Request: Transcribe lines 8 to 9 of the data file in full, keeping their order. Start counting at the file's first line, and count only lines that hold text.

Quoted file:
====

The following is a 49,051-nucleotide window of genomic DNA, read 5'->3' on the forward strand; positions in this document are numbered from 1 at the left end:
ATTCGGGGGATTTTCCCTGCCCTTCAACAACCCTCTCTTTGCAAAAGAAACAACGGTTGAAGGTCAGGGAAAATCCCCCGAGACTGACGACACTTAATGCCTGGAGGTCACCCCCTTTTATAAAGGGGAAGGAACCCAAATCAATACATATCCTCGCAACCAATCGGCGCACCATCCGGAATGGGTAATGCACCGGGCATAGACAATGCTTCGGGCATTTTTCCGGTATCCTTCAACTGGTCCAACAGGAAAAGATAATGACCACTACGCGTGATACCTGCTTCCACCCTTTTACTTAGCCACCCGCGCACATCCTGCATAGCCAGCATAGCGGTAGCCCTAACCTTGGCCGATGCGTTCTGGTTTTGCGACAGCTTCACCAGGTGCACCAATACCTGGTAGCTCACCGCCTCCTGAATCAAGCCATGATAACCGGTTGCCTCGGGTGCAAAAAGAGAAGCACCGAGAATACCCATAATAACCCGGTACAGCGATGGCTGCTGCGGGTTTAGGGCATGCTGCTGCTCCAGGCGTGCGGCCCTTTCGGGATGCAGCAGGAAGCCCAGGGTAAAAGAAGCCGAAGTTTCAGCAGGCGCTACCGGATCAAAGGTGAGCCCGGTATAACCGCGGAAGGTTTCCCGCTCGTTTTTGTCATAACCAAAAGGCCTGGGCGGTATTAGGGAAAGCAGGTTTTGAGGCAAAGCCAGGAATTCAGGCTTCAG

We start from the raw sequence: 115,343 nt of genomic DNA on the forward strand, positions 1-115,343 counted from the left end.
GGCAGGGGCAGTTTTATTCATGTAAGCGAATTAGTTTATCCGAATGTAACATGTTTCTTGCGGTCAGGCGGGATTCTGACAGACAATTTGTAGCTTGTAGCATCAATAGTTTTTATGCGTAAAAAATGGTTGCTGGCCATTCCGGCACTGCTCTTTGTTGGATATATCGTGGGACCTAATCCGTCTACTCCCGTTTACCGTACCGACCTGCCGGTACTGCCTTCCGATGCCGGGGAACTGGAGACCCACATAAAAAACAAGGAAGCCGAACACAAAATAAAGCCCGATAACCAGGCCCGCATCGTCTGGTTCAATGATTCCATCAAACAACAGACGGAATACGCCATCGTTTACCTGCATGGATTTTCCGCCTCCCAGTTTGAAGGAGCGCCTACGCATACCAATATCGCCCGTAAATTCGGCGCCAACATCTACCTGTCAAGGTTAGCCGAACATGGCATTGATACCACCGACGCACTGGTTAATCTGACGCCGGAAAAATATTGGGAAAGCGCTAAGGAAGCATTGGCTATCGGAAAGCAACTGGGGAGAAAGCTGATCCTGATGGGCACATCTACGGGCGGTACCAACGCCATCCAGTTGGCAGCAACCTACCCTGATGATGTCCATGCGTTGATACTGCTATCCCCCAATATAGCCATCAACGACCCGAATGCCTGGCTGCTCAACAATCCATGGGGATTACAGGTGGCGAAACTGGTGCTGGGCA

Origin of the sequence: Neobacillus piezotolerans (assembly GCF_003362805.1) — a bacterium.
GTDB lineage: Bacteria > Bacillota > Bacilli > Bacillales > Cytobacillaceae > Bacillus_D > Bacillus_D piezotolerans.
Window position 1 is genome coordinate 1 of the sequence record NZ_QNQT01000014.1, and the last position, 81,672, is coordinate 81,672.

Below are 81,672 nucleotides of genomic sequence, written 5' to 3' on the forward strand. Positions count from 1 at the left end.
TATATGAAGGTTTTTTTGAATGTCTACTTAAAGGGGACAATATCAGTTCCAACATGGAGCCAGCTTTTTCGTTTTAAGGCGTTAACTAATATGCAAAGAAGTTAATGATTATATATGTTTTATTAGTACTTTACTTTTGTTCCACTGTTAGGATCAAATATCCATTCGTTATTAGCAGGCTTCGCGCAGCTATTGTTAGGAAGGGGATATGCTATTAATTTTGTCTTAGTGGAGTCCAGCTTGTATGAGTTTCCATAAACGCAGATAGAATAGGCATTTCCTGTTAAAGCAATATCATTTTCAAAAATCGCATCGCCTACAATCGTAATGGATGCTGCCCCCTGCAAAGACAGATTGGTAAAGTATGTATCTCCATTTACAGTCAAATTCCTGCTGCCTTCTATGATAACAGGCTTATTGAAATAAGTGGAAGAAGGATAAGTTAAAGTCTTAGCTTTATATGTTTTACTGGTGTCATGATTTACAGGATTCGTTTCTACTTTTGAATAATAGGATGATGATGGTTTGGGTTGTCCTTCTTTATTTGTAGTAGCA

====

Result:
Below are 81,672 nucleotides of genomic sequence, written 5' to 3' on the forward strand. Positions count from 1 at the left end.
TATATGAAGGTTTTTTTGAATGTCTACTTAAAGGGGACAATATCAGTTCCAACATGGAGCCAGCTTTTTCGTTTTAAGGCGTTAACTAATATGCAAAGAAGTTAATGATTATATATGTTTTATTAGTACTTTACTTTTGTTCCACTGTTAGGATCAAATATCCATTCGTTATTAGCAGGCTTCGCGCAGCTATTGTTAGGAAGGGGATATGCTATTAATTTTGTCTTAGTGGAGTCCAGCTTGTATGAGTTTCCATAAACGCAGATAGAATAGGCATTTCCTGTTAAAGCAATATCATTTTCAAAAATCGCATCGCCTACAATCGTAATGGATGCTGCCCCCTGCAAAGACAGATTGGTAAAGTATGTATCTCCATTTACAGTCAAATTCCTGCTGCCTTCTATGATAACAGGCTTATTGAAATAAGTGGAAGAAGGATAAGTTAAAGTCTTAGCTTTATATGTTTTACTGGTGTCATGATTTACAGGATTCGTTTCTACTTTTGAATAATAGGATGATGATGGTTTGGGTTGTCCTTCTTTATTTGTAGTAGCA